Illustration: Rebecca Zisser/Axios

The wave of unemployment connected to the pandemic even includes jobs that had been set to grow in a more digitally enabled future.

The big picture: The pandemic has accelerated shifts in the job market that will prioritize digital skills of all kinds. But the sheer job destruction of the past few months is so great that even the best-prepared fields haven't escaped losses.

Driving the news: Friday's monthly jobs report found the U.S. added 1.8 million new jobs in July, with the unemployment rate dropping to 10.2%.

  • Those figures represent a recovery, but one that has slowed significantly from June as the coronavirus reasserted itself, Axios' Courtenay Brown writes.

Many of the lost jobs include what the consulting firm Cognizant has termed "jobs of the future" — occupations that require the digital technology skills that are expected to increasingly be in demand.

  • In its Jobs of the Future Index for the second quarter of 2020, the full extent of what Cognizant's Robert Brown calls the "blast radius" of the pandemic is clear.
  • The index, which measures demand for jobs of the future, fell 28.2% from the first quarter of 2020 and 3.1% year on year.
  • Perhaps unsurprisingly in the midst of double-digit unemployment, the occupation in the index that showed the single biggest loss was Career Counselor, down 44% year on year.

Yes, but: The index did show some occupations were resistant to losses even during the worst of the pandemic, while others should be poised to grow post-COVID-19.

  • Physicians increased the most year on year, at 189%, followed closely by personal health aide — especially vital at a moment when group nursing homes no longer seem safe.
  • IT and cybersecurity also showed major growth, reflective of the need for employees who can keep remote work working.

What they're saying: Ultimately, says Brown, "COVID-19 puts more fuel in the tank for automation." That means that many of the jobs disappearing now may never return.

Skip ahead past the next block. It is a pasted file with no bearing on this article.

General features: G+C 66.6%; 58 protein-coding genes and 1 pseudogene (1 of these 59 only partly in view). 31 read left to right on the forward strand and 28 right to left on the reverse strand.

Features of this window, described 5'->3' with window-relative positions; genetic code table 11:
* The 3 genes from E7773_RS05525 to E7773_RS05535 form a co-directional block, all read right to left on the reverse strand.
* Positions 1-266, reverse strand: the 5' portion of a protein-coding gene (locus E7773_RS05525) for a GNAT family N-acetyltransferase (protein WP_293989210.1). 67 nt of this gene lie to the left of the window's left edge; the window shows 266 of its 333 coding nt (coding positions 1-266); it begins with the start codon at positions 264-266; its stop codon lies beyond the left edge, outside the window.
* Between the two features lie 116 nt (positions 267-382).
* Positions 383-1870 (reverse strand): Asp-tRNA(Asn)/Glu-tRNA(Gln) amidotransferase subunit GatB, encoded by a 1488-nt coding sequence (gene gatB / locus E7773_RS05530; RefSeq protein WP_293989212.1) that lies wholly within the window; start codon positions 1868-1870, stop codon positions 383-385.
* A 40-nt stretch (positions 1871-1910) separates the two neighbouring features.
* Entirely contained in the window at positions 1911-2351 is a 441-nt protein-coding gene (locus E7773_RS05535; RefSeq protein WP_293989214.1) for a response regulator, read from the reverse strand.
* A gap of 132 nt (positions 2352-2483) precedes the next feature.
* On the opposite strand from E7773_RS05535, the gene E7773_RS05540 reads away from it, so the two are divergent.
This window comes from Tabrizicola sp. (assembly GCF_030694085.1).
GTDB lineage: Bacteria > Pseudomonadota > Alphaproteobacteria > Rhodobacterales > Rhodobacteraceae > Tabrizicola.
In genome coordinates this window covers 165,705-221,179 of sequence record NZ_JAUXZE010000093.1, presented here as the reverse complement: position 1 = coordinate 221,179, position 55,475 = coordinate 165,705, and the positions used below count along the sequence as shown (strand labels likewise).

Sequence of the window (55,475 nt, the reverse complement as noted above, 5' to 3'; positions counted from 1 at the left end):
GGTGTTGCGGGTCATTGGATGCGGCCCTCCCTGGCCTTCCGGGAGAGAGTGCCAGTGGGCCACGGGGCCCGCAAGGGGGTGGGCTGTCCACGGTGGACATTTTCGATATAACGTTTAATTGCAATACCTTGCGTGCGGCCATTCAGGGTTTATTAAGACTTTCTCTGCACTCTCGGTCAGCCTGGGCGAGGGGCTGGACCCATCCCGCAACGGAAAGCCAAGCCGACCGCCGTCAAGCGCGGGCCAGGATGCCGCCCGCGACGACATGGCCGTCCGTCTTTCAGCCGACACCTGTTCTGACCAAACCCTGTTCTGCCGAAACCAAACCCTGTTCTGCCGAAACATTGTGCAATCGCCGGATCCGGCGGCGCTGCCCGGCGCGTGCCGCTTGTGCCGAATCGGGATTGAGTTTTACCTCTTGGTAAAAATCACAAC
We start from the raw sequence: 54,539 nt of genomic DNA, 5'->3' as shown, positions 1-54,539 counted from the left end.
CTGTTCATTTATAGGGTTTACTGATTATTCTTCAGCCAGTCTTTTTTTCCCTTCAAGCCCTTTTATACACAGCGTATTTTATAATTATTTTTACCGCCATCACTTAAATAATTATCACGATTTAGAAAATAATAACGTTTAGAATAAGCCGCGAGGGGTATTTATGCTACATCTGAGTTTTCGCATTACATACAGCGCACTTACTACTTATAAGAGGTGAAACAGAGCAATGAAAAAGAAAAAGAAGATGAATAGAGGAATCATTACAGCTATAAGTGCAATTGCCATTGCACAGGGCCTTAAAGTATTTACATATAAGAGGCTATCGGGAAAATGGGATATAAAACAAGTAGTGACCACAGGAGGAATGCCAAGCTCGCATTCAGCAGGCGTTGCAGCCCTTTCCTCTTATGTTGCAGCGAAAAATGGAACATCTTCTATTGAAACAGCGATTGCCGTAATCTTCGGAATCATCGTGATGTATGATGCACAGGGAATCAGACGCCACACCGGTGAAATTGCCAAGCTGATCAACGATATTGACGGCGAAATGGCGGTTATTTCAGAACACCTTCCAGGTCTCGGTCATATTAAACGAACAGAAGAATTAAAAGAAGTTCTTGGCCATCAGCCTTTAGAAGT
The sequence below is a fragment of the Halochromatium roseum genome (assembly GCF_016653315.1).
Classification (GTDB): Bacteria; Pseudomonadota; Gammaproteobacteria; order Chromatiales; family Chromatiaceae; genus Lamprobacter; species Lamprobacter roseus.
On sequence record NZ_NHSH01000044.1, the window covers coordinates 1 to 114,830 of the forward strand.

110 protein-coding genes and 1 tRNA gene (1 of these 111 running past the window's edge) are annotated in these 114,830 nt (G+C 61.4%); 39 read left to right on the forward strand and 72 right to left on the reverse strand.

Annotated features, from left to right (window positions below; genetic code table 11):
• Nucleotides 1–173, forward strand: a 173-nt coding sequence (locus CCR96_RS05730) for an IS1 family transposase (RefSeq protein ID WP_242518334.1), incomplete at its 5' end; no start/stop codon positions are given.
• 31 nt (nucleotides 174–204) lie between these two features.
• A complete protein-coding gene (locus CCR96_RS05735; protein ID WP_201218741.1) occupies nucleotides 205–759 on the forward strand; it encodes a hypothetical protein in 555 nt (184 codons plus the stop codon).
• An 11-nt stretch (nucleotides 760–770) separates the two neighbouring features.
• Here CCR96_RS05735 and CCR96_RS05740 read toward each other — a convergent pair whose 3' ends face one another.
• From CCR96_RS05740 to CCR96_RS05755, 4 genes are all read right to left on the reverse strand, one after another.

Go deeper

Dion Rabouin, author of Markets
Sep 21, 2020 - Economy & Business

Unemployment concerns are growing

Data: U.S. Department of Labor; Chart: Naema Ahmed/Axios

Initial unemployment insurance filings fell below 800,000 for the first time since March last week, but the total number of Americans receiving unemployment benefits remained at nearly 30 million, data from the Department of Labor shows.

What's happening: While fewer people are filing initial jobless claims, there remains a staggering number of unemployment insurance recipients and the data are growing increasingly unreliable.

Updated 2 hours ago - Politics & Policy

Coronavirus dashboard

Illustration: Sarah Grillo/Axios

  1. Global: Total confirmed cases as of 12:30 a.m. ET: 31,517,087 — Total deaths: 968,726 Total recoveries: 21,622,862Map.
  2. U.S.: Total confirmed cases as of 12:30 a.m. ET: 6,895,685 — Total deaths: 200,768 — Total recoveries: 2,646,959 — Total tests: 96,612,436Map.
  3. Health: The U.S. reaches 200,000 coronavirus deaths — The CDC's crumbling reputation — America turns against coronavirus vaccine.
  4. Politics: Elected officials are failing us on much-needed stimulus.
  5. Business: Two-thirds of business leaders think pandemic will lead to permanent changes — Fed chair warns economy will feel the weight of expired stimulus.
  6. Sports: NFL fines maskless coaches.

Louisville declares state of emergency as Breonna Taylor decision looms

A demonstrator holds up a sign of Breonna Taylor during a protest in Louisville, Kentucky. Photo: Brandon Bell/Getty Images

Louisville Mayor Greg Fischer declared a state of emergency Tuesday "due to the potential for civil unrest" ahead of Kentucky Attorney General Daniel Cameron's expected announcement on the Breonna Taylor case.

Of note: Louisville has witnessed more than 115 days of protests over the police killing of Taylor, an unarmed Black woman, with calls for all the officers involved to be charged.

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